By: Rakesh P.

Cotton fiber is the largest contributor of US economy. More and more fibers are discovered in the world but no one has been able to give a stiff competition to cotton fiber till date. This mainly since there is a proportion of cotton fiber needed for almost any fabric. Right from bed sheets, towels, shirting, suiting to astronauts' in-flight space suits and you name any apparel, cotton is the primary constituent. Due to its excessive usage it is generating millions of jobs for people from all classes in factories and cloth shops.

Some even call this fiber the wonder fiber. Cotton remains the most miraculous fiber under the sun, even after 8,000 years. No other fiber comes close to duplicating all of the desirable characteristics combined in cotton. The fiber of a thousand faces and almost as many uses, cotton is noted for its versatility, appearance, performance and above all, its natural comfort. From all types of apparel, including astronauts' in-flight space suits, to sheets and towels, and tarpaulins and tests, cotton in today's fast-moving world is still nature's wonder fiber. It provides thousands of useful products and supports millions of jobs as it moves from field to fabric.

Today, the world uses more cotton than any other fiber, and cotton is a leading cash crop in the U.S. Cotton's retail market share in apparel and home products is now at an all-time high of 64 percent. Cotton is the fabric of preference in America today. Consumers have discovered the coolness and comfort of cotton during hot weather, and with heavier cotton fabrics the warmth needed for those cold winter days. Arizona's cotton industry is doing its part by growing enough cotton each year to make a pair of jeans for every man, woman and child in the entire U.S.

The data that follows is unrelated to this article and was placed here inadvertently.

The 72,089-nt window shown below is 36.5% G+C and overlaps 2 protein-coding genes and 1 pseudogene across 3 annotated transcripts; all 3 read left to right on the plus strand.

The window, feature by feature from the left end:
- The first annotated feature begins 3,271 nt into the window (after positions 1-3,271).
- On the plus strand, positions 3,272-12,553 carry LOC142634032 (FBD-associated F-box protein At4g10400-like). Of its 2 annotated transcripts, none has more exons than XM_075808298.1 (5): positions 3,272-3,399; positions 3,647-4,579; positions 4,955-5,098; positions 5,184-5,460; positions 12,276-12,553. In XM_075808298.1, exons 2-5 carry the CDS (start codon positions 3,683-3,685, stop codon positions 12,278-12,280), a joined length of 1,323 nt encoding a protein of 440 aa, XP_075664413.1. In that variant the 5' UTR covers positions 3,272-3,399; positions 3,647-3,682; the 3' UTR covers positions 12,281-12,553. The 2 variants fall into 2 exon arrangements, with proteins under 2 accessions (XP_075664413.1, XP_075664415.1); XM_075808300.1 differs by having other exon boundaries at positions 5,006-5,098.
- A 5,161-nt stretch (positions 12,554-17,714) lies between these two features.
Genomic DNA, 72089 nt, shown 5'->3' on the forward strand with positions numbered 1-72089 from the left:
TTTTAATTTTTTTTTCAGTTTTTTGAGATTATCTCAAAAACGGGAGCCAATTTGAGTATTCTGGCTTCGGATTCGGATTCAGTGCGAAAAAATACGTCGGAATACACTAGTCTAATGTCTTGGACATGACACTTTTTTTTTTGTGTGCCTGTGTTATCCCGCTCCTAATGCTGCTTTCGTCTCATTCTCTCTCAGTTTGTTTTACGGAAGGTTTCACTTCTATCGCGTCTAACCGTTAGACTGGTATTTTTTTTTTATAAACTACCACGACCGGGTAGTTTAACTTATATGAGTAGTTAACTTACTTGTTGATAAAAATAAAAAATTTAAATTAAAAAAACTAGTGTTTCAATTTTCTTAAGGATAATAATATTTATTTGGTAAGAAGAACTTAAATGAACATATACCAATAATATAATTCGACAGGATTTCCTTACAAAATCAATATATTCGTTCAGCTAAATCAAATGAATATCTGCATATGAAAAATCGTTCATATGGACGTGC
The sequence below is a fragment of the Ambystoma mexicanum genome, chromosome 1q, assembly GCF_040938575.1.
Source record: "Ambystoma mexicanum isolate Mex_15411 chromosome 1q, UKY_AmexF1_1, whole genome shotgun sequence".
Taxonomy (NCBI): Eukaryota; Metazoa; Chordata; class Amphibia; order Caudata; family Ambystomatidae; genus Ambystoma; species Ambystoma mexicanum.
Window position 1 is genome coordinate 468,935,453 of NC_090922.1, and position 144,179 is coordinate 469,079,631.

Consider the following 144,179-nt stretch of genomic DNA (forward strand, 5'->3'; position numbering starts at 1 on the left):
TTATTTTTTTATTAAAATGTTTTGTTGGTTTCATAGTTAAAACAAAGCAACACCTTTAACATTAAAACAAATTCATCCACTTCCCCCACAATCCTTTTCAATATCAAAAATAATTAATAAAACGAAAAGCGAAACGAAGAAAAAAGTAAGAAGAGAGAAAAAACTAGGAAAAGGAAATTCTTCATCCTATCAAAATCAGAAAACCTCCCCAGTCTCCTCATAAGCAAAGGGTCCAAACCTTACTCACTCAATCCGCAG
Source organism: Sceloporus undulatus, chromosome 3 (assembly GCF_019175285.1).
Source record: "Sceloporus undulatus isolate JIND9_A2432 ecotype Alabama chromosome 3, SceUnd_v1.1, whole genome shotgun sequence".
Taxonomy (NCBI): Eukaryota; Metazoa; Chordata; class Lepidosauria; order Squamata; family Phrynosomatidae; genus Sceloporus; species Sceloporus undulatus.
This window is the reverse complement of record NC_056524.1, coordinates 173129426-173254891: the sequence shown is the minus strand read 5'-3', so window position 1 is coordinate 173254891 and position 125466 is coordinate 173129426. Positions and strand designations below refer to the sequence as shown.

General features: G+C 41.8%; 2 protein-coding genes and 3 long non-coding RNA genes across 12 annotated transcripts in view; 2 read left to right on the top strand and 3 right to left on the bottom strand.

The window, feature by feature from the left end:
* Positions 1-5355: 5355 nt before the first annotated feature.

No one knows exactly how old cotton is. Scientists searching caves in Mexico found bits of cotton bolls and pieces of cotton cloth that proved to be at least 7,000 years old. They also found that the cotton itself was much like that grown in American today. In the Indus River Valley in Pakistan, cotton was being grown, spun and woven into cloth 3,000 years BC. At about the same time, natives of Egypt's Nile valley were making and wearing cotton clothing. Arab merchants brought cotton cloth to Europe about 800 AD. When Columbus discovered America in 1492, he found cotton growing in the Bahama Islands. By 1500, cotton was known generally throughout the world. Cotton seeds are believed to have been planted in Florida in 1556 and in Virginia in 1607. By 1616, colonists were growing cotton along the James River in Virginia.

Cotton has a long history in Arizona, with reports of cotton fabrics being found in prehistoric pueblo ruins. However, it wasn't until the 20th century and the construction of elaborate irrigation systems, that Arizona cotton became a cornerstone of the state's economy. It was at USDA experimental farms in Sacaton, Arizona that the Pima line of cotton was first developed in the early 1900's. It was given this name in honor of the Pima Indians who were helping to raise the cotton. In the early 1900s Goodyear Tire and rubber Company purchased 16,000 acres to raise pima cotton near Phoenix. This came at the time of the outbreak of World War I when cotton was in short supply because foreign sources were in war torn countries. Goodyear used the cotton for the production of rubber tires and aircraft fabrics, and it's success fueled unprecedented growth in the state.

About the Author:

Rakesh P writes on diverse topics online like Business-Industrial Mechanical, Fashion, Clothing, Types of Natural and Man-made fibres. You can contact him at

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